Great strides have been made in cancer research, but much work remains to develop better treatments for the most lethal cancers and to advance new anti-cancer technologies. OICR is taking on a new approach, building on the success of the Institute’s first ten years and Ontario’s strength in particular cancer research areas. Reza Moridi, Ontario’s Minister of Research, Innovation and Science announced that the Institute is funding five collaborative, cross-disciplinary and inter-institutional Translational Research Initiatives (TRIs) with a total of $24 million over the next two years.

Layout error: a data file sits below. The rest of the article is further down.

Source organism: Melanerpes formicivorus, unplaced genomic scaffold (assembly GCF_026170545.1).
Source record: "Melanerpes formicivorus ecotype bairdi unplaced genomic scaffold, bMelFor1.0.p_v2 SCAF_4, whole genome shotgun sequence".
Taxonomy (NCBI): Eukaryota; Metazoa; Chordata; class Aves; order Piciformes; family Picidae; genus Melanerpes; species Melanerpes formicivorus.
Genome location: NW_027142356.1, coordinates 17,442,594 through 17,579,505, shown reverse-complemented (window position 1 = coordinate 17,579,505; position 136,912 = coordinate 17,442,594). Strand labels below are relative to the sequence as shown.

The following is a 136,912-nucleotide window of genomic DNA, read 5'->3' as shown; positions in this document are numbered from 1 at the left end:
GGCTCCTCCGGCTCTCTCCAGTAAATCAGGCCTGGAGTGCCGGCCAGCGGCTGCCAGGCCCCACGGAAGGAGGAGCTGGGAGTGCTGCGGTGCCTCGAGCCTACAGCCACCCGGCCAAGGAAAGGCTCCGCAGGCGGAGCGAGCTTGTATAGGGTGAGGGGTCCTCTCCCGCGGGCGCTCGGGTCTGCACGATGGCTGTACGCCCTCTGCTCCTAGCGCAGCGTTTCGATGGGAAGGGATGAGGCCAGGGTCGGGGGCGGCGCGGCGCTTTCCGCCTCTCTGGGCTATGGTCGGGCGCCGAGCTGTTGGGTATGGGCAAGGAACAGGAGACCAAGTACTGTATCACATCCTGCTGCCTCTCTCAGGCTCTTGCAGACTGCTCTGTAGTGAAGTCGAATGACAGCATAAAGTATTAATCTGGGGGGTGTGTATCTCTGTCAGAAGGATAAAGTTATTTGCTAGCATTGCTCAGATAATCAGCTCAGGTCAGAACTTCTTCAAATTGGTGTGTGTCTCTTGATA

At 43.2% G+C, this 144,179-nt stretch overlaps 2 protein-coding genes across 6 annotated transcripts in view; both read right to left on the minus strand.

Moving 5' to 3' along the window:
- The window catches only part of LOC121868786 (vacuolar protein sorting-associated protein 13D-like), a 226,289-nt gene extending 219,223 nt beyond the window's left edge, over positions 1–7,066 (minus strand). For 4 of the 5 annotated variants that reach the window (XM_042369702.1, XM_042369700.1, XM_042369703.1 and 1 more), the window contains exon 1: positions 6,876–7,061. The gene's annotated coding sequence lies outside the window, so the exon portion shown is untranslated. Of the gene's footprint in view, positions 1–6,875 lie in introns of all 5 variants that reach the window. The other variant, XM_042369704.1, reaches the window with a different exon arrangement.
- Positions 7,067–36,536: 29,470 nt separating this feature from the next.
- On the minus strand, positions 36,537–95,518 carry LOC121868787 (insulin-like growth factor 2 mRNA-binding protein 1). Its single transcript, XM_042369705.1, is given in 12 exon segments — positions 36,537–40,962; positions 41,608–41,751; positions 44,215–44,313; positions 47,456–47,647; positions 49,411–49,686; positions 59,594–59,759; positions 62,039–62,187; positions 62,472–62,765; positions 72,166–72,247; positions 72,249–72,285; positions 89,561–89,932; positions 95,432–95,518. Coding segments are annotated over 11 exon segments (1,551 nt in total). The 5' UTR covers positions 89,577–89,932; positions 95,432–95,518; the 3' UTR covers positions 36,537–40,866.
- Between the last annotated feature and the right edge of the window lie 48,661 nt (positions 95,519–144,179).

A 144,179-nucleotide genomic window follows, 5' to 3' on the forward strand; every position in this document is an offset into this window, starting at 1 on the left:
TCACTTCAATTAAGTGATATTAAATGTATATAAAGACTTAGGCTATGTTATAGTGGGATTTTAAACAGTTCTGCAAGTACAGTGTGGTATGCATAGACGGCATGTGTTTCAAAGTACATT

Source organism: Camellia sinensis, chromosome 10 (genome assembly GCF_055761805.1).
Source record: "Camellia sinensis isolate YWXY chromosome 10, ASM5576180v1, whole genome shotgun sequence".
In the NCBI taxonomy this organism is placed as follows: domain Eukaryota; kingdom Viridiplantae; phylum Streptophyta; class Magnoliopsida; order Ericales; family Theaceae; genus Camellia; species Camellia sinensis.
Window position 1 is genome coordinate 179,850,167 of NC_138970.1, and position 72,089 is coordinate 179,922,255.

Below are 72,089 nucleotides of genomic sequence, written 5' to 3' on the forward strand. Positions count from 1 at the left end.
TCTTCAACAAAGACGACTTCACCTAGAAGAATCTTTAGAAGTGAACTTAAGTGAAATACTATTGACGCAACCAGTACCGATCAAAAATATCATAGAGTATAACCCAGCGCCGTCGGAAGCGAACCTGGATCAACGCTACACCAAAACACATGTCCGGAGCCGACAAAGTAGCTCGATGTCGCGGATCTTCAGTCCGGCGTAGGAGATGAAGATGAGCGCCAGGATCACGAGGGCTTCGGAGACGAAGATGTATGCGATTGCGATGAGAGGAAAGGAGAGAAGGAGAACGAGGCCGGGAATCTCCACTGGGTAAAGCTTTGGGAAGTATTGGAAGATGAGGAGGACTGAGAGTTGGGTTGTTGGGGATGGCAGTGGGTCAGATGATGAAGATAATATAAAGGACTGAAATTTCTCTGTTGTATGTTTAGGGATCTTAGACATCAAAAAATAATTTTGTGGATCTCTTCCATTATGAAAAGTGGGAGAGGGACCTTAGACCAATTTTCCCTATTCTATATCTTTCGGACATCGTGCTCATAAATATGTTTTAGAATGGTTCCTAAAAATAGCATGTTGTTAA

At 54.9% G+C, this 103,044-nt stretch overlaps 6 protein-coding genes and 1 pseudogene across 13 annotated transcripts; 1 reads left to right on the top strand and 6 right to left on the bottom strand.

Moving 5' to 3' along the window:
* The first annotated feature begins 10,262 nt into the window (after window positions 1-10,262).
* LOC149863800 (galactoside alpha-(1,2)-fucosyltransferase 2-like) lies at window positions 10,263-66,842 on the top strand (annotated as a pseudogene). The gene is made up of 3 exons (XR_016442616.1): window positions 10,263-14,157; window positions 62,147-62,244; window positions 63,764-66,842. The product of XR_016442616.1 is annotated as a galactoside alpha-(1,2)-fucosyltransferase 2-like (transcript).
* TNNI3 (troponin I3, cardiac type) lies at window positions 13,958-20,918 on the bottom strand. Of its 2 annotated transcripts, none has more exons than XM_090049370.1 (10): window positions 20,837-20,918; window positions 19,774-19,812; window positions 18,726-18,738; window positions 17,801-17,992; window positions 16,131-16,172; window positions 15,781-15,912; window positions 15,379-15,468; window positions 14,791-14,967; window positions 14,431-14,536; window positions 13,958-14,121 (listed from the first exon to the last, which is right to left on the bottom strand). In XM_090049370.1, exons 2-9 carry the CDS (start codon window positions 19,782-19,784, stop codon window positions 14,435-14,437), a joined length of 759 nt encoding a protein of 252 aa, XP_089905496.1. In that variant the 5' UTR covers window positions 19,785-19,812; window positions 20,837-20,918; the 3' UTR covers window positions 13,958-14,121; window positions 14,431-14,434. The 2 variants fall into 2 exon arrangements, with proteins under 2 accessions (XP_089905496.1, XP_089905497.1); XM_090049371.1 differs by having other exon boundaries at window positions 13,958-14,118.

The TRIs will bring together some of the top cancer researchers in Ontario and be led by internationally renowned Ontario scientists. Each team will focus on a certain type of cancer or therapeutic technology. To maximize the positive impact of research on patients, the TRIs all incorporate clinical trials into their design. The TRIs, which were selected by an International Scientific Review Panel, are:
- Acute Leukemia TRI (led by Drs. John Dick and Aaron Schimmer at the University Health Network (UHN))
- Brain Cancer TRI (led by Drs. Peter Dirks and Michael Taylor at SickKids)
- Immuno-oncology TRI (ACTION) (led by Drs. John Bell and Marcus Butler at The Ottawa Hospital and UHN)
- Ovarian Cancer TRI (led by Drs. Amit Oza and Rob Rottapel at UHN)
- Pancreatic Cancer TRI (PanCuRx) (led by Dr. Steven Gallinger at UHN)
The funding will also support Early Prostate Cancer Developmental Projects led by Drs. Paul Boutros and George Rodriguez.